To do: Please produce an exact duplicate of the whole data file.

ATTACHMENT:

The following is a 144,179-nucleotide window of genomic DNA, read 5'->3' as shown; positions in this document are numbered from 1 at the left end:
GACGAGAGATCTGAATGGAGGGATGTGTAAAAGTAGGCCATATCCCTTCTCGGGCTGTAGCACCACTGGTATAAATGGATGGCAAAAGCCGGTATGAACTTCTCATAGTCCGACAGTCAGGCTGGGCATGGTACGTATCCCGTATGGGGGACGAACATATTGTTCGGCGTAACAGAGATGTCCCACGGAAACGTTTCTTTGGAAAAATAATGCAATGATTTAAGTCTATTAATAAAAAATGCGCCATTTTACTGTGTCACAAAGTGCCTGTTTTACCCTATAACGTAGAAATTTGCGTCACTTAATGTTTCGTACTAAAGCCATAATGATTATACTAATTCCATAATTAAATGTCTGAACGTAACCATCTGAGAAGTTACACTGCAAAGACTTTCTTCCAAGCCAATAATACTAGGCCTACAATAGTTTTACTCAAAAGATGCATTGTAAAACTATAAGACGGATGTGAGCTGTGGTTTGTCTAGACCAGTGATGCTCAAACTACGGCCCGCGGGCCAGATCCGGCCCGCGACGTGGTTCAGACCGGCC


The following is a 144,179-nucleotide window of genomic DNA, read 5'->3' as shown; positions in this document are numbered from 1 at the left end:
GACGAGAGATCTGAATGGAGGGATGTGTAAAAGTAGGCCATATCCCTTCTCGGGCTGTAGCACCACTGGTATAAATGGATGGCAAAAGCCGGTATGAACTTCTCATAGTCCGACAGTCAGGCTGGGCATGGTACGTATCCCGTATGGGGGACGAACATATTGTTCGGCGTAACAGAGATGTCCCACGGAAACGTTTCTTTGGAAAAATAATGCAATGATTTAAGTCTATTAATAAAAAATGCGCCATTTTACTGTGTCACAAAGTGCCTGTTTTACCCTATAACGTAGAAATTTGCGTCACTTAATGTTTCGTACTAAAGCCATAATGATTATACTAATTCCATAATTAAATGTCTGAACGTAACCATCTGAGAAGTTACACTGCAAAGACTTTCTTCCAAGCCAATAATACTAGGCCTACAATAGTTTTACTCAAAAGATGCATTGTAAAACTATAAGACGGATGTGAGCTGTGGTTTGTCTAGACCAGTGATGCTCAAACTACGGCCCGCGGGCCAGATCCGGCCCGCGACGTGGTTCAGACCGGCC